Introducing The YotaMafia Steel Skid Plate: No-Nonsense Engine Protection At An Incredible Price Point For The 5th Gen 4Runner
There are many different types of front skid plates on the market for the 5th Gen 4Runner. Aside from varying designs, you have the option of either lightweight aluminum or heavy-duty steel construction.
Steel is heavier, but provides better protection while off-roading for less money. Aluminum is lightweight and does not have to be painted to prevent rust like its steel counterparts. However, it is more expensive and offers slightly less protection against larger hits on the trail.
The YotaMafia steel skid plate brings the value and protection that you expect, with no lead times and free shipping!
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- YotaMafia Steel Front Skid Plate (Not Compatible With KDSS): Check Price
The YotaMafia Steel Skid Plate
The main features I wanted in a skid plate were an oil filter and drain access door. I change my own oil, and having the access doors makes it so much easier than having to remove the entire skid plate each time. I ended up going with the YotaMafia steel skid plate for its protection and oil access plates.
This skid plate is not compatible with KDSS.
I like that YotaMafia had recessed the holes for the access plates but wish they didn’t use retention clips. The clips prevent the access doors from sitting flush with the skid plate, resulting in a small lip all the way around. It’s not a big deal, just me nitpicking. Other brands that do not have recessed bolts instead have raised welded protection rings around the bolt heads instead.
Taking that into consideration, I definitely prefer the recessed bolts on the YotaMafia skid plate for their cleaner look.
Oil Filter & Drain Access Doors
While I was waiting for my Steel-It to arrive, I did a test run installation of the skid plate and an oil change to see how the access holes would work. They were perfect!
They are not too small where it is difficult to get your hand inside and not too big where the plates are heavy and awkward to remove. These access holes make oil changes a breeze!
- YotaMafia front skid plate 2010-2022 (Non-KDSS)
- (4) 1.5″ length bolts
- (2) Plastic spacers for the rear of the skid plate
- (8) 1″ length Allen head bolts for access plates
- (8) Clips for the Allen head bolts to go into
- 12mm socket
- 14mm socket
- 1/2″ socket
- 3/8 3″ socket extension
- 3/8 ratchet
- #5 Allen wrench
- Floor Jack (optional)
Protect The Skid Plate
To avoid lead times, this skid plate only comes in raw steel. Raw steel will rust so I would recommend at a minimum, spray painting the skid plate.
After one week without a coating and after one day of light rain and driving near the ocean, it already started rusting in a couple of spots.
In my opinion, there are better coating options that include powder coat, bed liner, or Steel-It. All of these options with the exception of powder coating come in a spray can, and can be touched up if you scratch or gouge the skid plate over time. Powder coat is not so easy to touch up and is pretty costly, so I decided on Steel It. I was very impressed with how it turned out, definitely better than spray paint!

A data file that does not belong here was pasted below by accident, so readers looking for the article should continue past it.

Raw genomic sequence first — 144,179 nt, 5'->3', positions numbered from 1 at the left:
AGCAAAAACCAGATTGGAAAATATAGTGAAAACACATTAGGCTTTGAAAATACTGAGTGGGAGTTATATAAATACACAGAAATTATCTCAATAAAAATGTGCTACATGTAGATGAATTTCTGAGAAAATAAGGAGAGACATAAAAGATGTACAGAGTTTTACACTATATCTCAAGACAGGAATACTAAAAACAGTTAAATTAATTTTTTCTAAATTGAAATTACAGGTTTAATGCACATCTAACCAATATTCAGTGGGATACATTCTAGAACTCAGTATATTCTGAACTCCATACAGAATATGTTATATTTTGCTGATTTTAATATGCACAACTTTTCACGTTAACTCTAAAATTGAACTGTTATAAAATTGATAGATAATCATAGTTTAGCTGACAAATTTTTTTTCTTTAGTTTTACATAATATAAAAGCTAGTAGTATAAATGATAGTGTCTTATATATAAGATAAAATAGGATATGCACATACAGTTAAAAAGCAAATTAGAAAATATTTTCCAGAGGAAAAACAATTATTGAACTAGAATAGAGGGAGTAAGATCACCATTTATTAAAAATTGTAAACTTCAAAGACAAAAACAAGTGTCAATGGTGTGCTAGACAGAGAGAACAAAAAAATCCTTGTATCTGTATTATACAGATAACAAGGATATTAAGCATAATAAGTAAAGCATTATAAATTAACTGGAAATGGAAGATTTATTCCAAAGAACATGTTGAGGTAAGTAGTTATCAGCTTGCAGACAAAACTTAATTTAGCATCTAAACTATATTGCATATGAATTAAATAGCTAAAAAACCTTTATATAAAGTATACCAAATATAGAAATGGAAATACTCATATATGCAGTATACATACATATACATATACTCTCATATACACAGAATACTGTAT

Once you decide on your coating and have applied it, then you are ready to install the skid plate.
Remove Your Existing Skid Plate
Removing either the TRD skid plate or the Non-TRD version is pretty straightforward. You can reference one of the many articles on Trail covering how to remove the 4Runner factory skid plate.
One thing that I like about installing YotaMafia’s skid plate is that all you have to do is remove the factory skid plates. You do not need to remove cross-members like some other brands require which makes installation that much easier.
Installing The Skid Plate
Before installing the skid plate, you will need to install 8 clips for the access doors. It is not necessary to do this beforehand but is much easier with the skid plate still on the ground. After installing the clips, make sure the holes are lined up properly.
You can also install the access doors at this time to make the installation as easy as possible.
Using a floor jack for the skid plate helps a ton as steel is pretty heavy and can be awkward to maneuver underneath the 4Runner I put a towel between the skid and the jack so that the skid plate’s coating wouldn’t get damaged. The jack definitely allowed me easily install the skid by myself without the risk of injury.
I found that starting at the front was the easiest. Line the skid plate up with the front two holes. Start the bolts into their mounting holes so the skid plate is held in place for the others. I added a lock washer and a 3/4″ flat washer to all 4 bolts for extra security, though it’s not required.
Next, I moved behind the front tires to line up the back of the skid plate. YotaMafia provides plastic spacers that go between the skid plate and the frame. I had extra aluminum spacers from my diff drop kit so I opted to use those instead.
With the spacers in place, install the back two bolts while not tightening them all the way yet. Once the skid plate is positioned correctly, tighten both the front and back bolts.
The lower front plastic guard can either be left off or trimmed and reinstalled, that is purely user preference. I decided to put it back without trimming and it hangs over the skid slightly.
Overall, I really like the YotaMafia skid plate as it can be used with or without a diff drop kit. Installation is simple and straightforward, unlike some other brands. If you are looking for a full-length skid plate, YotaMafia, unfortunately, does not currently offer anything more than the engine skid.
If you don’t have KDSS and decide on going with a steel skid that you don’t need to wait for, this is a great option!